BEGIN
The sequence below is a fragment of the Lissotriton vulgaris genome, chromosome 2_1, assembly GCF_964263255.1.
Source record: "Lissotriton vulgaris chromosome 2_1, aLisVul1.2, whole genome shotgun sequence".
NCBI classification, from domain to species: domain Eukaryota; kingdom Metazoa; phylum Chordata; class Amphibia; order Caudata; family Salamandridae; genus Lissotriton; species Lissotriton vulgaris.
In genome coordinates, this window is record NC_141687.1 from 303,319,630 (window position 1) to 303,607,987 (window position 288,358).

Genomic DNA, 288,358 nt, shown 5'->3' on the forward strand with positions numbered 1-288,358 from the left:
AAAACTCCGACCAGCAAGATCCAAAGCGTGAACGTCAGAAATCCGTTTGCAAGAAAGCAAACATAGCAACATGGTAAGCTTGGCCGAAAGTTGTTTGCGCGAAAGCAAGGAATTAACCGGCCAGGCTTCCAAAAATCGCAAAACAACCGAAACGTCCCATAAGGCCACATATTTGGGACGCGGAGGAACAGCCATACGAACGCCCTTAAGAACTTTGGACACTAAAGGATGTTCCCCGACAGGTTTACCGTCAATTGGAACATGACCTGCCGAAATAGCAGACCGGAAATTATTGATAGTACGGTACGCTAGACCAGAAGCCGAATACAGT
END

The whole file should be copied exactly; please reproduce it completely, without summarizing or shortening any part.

The sequence below is a fragment of the Lissotriton vulgaris genome, chromosome 2_1, assembly GCF_964263255.1.
Source record: "Lissotriton vulgaris chromosome 2_1, aLisVul1.2, whole genome shotgun sequence".
NCBI classification, from domain to species: domain Eukaryota; kingdom Metazoa; phylum Chordata; class Amphibia; order Caudata; family Salamandridae; genus Lissotriton; species Lissotriton vulgaris.
In genome coordinates, this window is record NC_141687.1 from 303,319,630 (window position 1) to 303,607,987 (window position 288,358).

Genomic DNA, 288,358 nt, shown 5'->3' on the forward strand with positions numbered 1-288,358 from the left:
AAAACTCCGACCAGCAAGATCCAAAGCGTGAACGTCAGAAATCCGTTTGCAAGAAAGCAAACATAGCAACATGGTAAGCTTGGCCGAAAGTTGTTTGCGCGAAAGCAAGGAATTAACCGGCCAGGCTTCCAAAAATCGCAAAACAACCGAAACGTCCCATAAGGCCACATATTTGGGACGCGGAGGAACAGCCATACGAACGCCCTTAAGAACTTTGGACACTAAAGGATGTTCCCCGACAGGTTTACCGTCAATTGGAACATGACCTGCCGAAATAGCAGACCGGAAATTATTGATAGTACGGTACGCTAGACCAGAAGCCGAATACAGT